Multicenter Study: Newest data on the M2-PK test published in journal “Gut and Liver”

Korean Scientists have published the very newest data on the M2-PK test in the renowned specialist journal ‚Gut and Liver‘.

Scientists from the College of Medicine at the Catholic University of Korea have published the very newest data on the M2-PK test from a multicenter study of colorectal cancer screening in the renowned specialist journal ‚Gut and Liver‘. The latest results from cancer expert Professor Yong Kim and his colleagues confirm the exceptionally high capability of the M2-PK test, particularly in comparison to the immunological fecal occult blood test (iFOBT), to detect adenomas and colorectal cancer.

Globally, colorectal cancer is the third most commonly diagnosed cancer in males and the second in females, with over 1.2 million new cases and 608,700 deaths estimated every year. Timely detection can dramatically reduce the risk of death from this disease. The chances of a ‚cure‘ are approaching 100% if diagnosed early.

In their study Professor Kim and colleagues investigated the enzymatic biomarker M2-PK with the help of volunteers in patient groups with 139 cases of colorectal cancer and 124 with adenoma, along with a population-based control group of 60 people, making a total of 323 subjects. The sensitivity of the M2-PK test was 92.8% for colorectal cancer and 69.4% for adenomas. In addition, they also compared the results of the M2-PK test with those of an immunological fecal occult blood test (iFOBT). This was clearly inferior to the M2-PK test. The iFOBT detected only 47.5% of the colon cancers and just 12.1% of the adenomas. Consequently, the M2-PK test detected twice as many colorectal cancer cases and nearly six times the number of adenomas than the immunological fecal occult blood test (iFOBT). These scientific results from the University of Korea categorically confirm the capability of the fecal M2-PK test for screening and early detection of colorectal cancer.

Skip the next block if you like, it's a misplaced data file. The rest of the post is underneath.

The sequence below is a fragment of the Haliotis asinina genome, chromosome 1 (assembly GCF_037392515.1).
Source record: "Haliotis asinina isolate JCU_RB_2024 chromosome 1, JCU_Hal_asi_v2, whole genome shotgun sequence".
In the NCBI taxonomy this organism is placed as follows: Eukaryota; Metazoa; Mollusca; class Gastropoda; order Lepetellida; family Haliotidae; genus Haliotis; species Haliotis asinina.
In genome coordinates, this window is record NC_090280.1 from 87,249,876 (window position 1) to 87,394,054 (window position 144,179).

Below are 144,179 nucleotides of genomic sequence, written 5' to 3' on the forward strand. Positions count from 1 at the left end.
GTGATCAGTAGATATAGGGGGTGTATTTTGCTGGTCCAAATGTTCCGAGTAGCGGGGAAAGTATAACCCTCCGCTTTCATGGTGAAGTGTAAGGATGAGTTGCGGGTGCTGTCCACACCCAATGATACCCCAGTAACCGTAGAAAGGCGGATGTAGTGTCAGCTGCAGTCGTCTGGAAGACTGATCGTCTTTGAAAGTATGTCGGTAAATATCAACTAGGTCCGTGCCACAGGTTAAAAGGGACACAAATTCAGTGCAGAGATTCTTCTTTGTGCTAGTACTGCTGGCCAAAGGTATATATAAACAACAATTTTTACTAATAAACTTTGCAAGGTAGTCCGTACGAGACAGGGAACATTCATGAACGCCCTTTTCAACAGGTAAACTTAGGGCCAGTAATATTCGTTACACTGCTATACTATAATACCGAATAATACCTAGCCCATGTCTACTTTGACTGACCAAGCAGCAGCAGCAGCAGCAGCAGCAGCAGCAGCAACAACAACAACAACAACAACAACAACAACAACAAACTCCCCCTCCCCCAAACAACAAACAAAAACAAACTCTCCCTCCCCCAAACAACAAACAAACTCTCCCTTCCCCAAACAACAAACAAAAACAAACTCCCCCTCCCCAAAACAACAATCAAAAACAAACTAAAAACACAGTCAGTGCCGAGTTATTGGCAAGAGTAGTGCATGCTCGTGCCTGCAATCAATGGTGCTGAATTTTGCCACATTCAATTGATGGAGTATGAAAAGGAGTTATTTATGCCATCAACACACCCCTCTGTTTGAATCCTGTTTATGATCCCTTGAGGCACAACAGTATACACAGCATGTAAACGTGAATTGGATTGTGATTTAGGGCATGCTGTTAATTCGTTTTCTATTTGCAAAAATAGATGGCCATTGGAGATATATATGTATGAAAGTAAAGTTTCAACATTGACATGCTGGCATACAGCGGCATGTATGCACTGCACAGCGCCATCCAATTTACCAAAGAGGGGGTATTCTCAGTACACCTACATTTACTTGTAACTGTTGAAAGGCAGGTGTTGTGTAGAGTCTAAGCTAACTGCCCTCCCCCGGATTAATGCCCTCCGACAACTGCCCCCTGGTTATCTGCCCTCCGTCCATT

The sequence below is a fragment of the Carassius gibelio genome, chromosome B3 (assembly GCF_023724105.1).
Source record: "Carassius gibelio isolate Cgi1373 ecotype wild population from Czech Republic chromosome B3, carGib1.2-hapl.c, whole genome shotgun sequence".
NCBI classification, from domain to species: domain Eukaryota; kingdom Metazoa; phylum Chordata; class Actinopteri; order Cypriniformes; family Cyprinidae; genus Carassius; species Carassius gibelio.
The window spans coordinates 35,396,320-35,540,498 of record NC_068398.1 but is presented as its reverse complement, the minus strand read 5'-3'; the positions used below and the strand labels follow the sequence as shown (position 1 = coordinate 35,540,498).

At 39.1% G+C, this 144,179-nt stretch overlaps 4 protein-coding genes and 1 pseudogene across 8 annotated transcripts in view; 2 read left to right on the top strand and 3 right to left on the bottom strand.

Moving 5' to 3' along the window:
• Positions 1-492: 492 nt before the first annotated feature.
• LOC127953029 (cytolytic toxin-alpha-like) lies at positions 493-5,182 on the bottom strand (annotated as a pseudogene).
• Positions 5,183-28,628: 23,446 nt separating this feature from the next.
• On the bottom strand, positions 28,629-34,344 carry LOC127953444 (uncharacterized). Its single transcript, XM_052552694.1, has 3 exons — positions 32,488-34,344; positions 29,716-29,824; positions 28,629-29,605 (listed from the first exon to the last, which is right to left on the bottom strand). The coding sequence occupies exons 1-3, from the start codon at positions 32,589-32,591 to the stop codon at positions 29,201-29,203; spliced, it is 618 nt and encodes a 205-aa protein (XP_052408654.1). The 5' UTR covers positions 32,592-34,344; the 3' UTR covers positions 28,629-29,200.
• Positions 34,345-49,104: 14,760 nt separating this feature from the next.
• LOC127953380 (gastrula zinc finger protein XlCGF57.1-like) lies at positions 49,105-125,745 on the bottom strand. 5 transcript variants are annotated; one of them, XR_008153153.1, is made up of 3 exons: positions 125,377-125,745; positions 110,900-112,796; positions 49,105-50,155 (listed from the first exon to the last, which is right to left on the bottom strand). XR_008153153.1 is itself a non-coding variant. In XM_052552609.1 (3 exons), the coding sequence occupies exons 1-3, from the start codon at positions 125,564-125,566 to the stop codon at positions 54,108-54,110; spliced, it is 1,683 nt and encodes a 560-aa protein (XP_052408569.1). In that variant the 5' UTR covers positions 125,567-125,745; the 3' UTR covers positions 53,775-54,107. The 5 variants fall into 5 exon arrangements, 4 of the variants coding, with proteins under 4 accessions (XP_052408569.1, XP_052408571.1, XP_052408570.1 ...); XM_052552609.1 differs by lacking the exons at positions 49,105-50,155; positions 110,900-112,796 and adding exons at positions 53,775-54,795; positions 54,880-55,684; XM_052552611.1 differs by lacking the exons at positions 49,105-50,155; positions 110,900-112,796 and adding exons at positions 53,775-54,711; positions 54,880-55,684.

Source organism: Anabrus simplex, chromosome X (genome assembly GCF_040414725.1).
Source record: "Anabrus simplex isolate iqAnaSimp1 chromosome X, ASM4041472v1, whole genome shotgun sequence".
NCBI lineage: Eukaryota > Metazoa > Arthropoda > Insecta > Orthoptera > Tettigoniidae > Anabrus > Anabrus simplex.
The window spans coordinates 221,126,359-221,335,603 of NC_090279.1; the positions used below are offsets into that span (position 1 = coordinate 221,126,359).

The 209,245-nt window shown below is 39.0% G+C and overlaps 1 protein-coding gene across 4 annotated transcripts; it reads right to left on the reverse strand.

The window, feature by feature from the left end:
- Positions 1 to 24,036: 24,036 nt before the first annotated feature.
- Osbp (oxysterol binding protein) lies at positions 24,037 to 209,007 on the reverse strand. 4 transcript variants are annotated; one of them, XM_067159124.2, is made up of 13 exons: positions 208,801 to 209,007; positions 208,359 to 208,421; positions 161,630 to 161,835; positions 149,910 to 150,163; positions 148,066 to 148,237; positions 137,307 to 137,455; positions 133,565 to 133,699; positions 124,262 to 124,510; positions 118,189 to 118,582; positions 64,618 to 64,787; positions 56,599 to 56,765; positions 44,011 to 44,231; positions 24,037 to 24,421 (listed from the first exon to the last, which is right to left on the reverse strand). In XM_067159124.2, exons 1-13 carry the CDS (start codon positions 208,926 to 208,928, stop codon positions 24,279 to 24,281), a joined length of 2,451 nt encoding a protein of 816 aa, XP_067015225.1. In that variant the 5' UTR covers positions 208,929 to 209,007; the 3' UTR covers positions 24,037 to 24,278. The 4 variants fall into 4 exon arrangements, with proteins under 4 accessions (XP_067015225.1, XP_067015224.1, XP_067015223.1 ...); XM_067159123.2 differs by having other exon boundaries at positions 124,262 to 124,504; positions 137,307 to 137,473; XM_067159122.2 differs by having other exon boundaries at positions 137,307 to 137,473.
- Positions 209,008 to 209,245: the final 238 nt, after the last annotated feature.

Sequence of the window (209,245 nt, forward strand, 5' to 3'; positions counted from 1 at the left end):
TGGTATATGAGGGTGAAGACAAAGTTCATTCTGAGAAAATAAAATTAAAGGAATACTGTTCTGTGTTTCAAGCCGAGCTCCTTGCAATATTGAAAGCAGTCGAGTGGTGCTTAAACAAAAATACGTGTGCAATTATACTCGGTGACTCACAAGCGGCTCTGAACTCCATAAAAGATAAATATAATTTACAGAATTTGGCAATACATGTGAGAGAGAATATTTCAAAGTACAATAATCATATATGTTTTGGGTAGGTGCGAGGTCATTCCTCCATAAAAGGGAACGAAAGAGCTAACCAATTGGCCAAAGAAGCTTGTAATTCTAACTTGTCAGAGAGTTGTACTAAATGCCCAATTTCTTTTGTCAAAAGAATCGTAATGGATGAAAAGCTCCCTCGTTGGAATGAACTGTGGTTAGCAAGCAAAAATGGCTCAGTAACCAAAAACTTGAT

The enzyme biomarker M2-PK plays a decisive role as a key enzyme in the development of adenomas and colorectal cancer. The enzyme is completely independent from occult blood. M2-PK is specific for an altered metabolic activity of cells (a direct method). There are no false positive results from ‚non-specific‘ sources of blood, such as hemorrhoids. M2-PK also detects non-bleeding adenomas and colorectal tumors because it is not dependent upon the presence of blood.

The fecal M2-PK test, which is based on the principle of detecting M2-PK in the stool, is available as a qualitative rapid test for the doctor’s practice under the name of ScheBo® M2-PK QuickTM (ScheBo®• Biotech AG). Additionally, the M2-PK test is available as a fully quantitative ELISA stool test.

Combined with a colonoscopy to investigate positive results, the M2-PK test is a valuable tool to improve the early detection of adenomas and colorectal cancer.

The study presented here can be found in the specialist journal ‚Gut and Liver‘:

The Usefulness of a Novel Screening Kit for Colorectal Cancer Using the Immunochromatographic Fecal Tumor M2 Pyruvate Kinase Test.
Kim YC, et al.: Gut Liver 2015; 9(5): 641-648